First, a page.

I was prompted to write this after enquiring why the team was applauding in the background while I was on a conference call the other day and I recognised that a deploy is still fraught and laden with unnecessary angst.
It’s time for an admission!
A long time ago I was part of a team that spent six months automating the delivery of a major platform for a client.
We automated everything, tested it and waited to deployment day.
So far so good…..
We tested every unit, tested everything in isolation, then integration tested in a range of pre-production environments.
But it went horribly wrong on release day!
Storage, security, authentication, routing, name services, timing and perhaps just poor planning or bad luck.
Actually it was a combination of these things that I should have foreseen.
To name just a few root causes.
2) routing and name service deltas
4) user permissions.
All sounds simple and straightforward but all caused problems plus perhaps 20 other things. Our unit and integration tests did not protect us.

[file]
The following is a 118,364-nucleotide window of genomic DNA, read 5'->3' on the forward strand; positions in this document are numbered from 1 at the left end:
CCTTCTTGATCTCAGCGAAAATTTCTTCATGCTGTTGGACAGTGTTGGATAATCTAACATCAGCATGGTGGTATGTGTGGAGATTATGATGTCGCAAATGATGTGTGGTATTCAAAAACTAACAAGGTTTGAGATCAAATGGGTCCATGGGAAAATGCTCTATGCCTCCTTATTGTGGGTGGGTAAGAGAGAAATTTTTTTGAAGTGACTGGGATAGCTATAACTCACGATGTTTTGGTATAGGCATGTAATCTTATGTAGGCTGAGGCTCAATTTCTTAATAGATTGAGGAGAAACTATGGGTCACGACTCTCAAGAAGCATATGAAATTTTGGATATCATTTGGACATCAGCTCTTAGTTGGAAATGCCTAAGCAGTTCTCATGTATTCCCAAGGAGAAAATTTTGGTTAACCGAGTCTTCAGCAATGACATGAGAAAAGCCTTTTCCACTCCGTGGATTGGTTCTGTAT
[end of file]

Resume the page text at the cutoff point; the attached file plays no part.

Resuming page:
The solution; we developed a framework called probes. Non-destructive tests, some as simple as a traceroute or ping to be run repeatedly in the weeks, days, hours and immediately before and after deployment to help determine readiness and identify failure. We choreographed the probes using iConclude, now HP Operations Orchestrator, in a matter of days and it was one of the most pleasing aspects of our project.
Anytime we needed to check status run the probe suite and validate our tests. Prior to the deploy run the probe suite and look for red alarms. No alarms then all pre-conditions were met. Run the probe at deployment time and it also raised and closed tickets in the release system and updated the monitoring tools. Deployment down from 48 hours of overtime to minutes on a normal day.
Sounds simple. It was simple!
As I look at the current state of DevOps I cannot see anything as elegant as this being developed.
I think there is huge value in this approach and perhaps people are doing it so I will continue to look and hope to see it soon.
Oh, and by the way, probes were our friend in finding problems with the solution once it had gone live.